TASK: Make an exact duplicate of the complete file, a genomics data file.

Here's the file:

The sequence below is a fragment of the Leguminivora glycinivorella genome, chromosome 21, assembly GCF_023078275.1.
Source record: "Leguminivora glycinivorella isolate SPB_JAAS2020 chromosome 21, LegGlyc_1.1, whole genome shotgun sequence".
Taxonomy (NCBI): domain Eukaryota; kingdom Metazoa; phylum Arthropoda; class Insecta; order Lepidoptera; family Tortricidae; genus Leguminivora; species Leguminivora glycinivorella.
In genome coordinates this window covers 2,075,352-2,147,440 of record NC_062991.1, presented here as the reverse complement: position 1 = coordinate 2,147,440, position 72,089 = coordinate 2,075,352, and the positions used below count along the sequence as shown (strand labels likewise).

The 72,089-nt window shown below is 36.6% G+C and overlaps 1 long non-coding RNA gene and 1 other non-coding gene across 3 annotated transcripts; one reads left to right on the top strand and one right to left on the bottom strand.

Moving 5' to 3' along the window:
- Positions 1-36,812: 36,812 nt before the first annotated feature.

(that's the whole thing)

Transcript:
The sequence below is a fragment of the Leguminivora glycinivorella genome, chromosome 21, assembly GCF_023078275.1.
Source record: "Leguminivora glycinivorella isolate SPB_JAAS2020 chromosome 21, LegGlyc_1.1, whole genome shotgun sequence".
Taxonomy (NCBI): domain Eukaryota; kingdom Metazoa; phylum Arthropoda; class Insecta; order Lepidoptera; family Tortricidae; genus Leguminivora; species Leguminivora glycinivorella.
In genome coordinates this window covers 2,075,352-2,147,440 of record NC_062991.1, presented here as the reverse complement: position 1 = coordinate 2,147,440, position 72,089 = coordinate 2,075,352, and the positions used below count along the sequence as shown (strand labels likewise).

The 72,089-nt window shown below is 36.6% G+C and overlaps 1 long non-coding RNA gene and 1 other non-coding gene across 3 annotated transcripts; one reads left to right on the top strand and one right to left on the bottom strand.

Moving 5' to 3' along the window:
- Positions 1-36,812: 36,812 nt before the first annotated feature.